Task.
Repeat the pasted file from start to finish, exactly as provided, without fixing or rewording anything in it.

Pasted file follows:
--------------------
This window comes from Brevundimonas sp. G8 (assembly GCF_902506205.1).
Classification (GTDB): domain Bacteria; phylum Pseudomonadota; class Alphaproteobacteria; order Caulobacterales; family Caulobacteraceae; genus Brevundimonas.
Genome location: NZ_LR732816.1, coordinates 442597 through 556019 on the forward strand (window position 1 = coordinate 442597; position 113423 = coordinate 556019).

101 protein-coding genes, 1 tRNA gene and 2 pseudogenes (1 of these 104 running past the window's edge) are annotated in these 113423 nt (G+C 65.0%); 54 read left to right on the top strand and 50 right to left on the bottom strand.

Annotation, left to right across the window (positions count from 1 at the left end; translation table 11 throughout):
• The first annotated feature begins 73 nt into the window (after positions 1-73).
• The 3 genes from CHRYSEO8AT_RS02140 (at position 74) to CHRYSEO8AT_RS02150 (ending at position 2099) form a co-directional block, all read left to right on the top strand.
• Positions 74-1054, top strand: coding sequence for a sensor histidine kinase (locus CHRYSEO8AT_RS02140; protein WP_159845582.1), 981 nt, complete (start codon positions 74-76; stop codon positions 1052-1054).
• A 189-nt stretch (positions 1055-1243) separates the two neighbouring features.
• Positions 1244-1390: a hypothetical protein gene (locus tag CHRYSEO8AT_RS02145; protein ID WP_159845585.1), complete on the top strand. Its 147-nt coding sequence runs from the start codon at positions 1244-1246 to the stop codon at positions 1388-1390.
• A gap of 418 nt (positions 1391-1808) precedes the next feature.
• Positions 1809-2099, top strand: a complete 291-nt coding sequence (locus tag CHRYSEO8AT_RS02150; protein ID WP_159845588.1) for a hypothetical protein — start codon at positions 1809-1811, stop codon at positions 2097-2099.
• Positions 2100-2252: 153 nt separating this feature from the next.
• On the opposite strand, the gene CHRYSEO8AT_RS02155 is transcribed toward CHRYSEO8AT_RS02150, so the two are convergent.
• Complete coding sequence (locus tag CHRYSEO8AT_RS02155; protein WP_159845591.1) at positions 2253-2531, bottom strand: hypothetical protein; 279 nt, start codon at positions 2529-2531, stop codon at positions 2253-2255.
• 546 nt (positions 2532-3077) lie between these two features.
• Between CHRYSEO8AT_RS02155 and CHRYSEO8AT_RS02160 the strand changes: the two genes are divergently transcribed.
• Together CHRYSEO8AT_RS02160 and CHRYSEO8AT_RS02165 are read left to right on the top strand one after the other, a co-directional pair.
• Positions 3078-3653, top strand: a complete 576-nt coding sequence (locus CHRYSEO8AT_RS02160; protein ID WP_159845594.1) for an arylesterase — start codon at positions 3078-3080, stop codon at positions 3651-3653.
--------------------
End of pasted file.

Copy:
This window comes from Brevundimonas sp. G8 (assembly GCF_902506205.1).
Classification (GTDB): domain Bacteria; phylum Pseudomonadota; class Alphaproteobacteria; order Caulobacterales; family Caulobacteraceae; genus Brevundimonas.
Genome location: NZ_LR732816.1, coordinates 442597 through 556019 on the forward strand (window position 1 = coordinate 442597; position 113423 = coordinate 556019).

101 protein-coding genes, 1 tRNA gene and 2 pseudogenes (1 of these 104 running past the window's edge) are annotated in these 113423 nt (G+C 65.0%); 54 read left to right on the top strand and 50 right to left on the bottom strand.

Annotation, left to right across the window (positions count from 1 at the left end; translation table 11 throughout):
• The first annotated feature begins 73 nt into the window (after positions 1-73).
• The 3 genes from CHRYSEO8AT_RS02140 (at position 74) to CHRYSEO8AT_RS02150 (ending at position 2099) form a co-directional block, all read left to right on the top strand.
• Positions 74-1054, top strand: coding sequence for a sensor histidine kinase (locus CHRYSEO8AT_RS02140; protein WP_159845582.1), 981 nt, complete (start codon positions 74-76; stop codon positions 1052-1054).
• A 189-nt stretch (positions 1055-1243) separates the two neighbouring features.
• Positions 1244-1390: a hypothetical protein gene (locus tag CHRYSEO8AT_RS02145; protein ID WP_159845585.1), complete on the top strand. Its 147-nt coding sequence runs from the start codon at positions 1244-1246 to the stop codon at positions 1388-1390.
• A gap of 418 nt (positions 1391-1808) precedes the next feature.
• Positions 1809-2099, top strand: a complete 291-nt coding sequence (locus tag CHRYSEO8AT_RS02150; protein ID WP_159845588.1) for a hypothetical protein — start codon at positions 1809-1811, stop codon at positions 2097-2099.
• Positions 2100-2252: 153 nt separating this feature from the next.
• On the opposite strand, the gene CHRYSEO8AT_RS02155 is transcribed toward CHRYSEO8AT_RS02150, so the two are convergent.
• Complete coding sequence (locus tag CHRYSEO8AT_RS02155; protein WP_159845591.1) at positions 2253-2531, bottom strand: hypothetical protein; 279 nt, start codon at positions 2529-2531, stop codon at positions 2253-2255.
• 546 nt (positions 2532-3077) lie between these two features.
• Between CHRYSEO8AT_RS02155 and CHRYSEO8AT_RS02160 the strand changes: the two genes are divergently transcribed.
• Together CHRYSEO8AT_RS02160 and CHRYSEO8AT_RS02165 are read left to right on the top strand one after the other, a co-directional pair.
• Positions 3078-3653, top strand: a complete 576-nt coding sequence (locus CHRYSEO8AT_RS02160; protein ID WP_159845594.1) for an arylesterase — start codon at positions 3078-3080, stop codon at positions 3651-3653.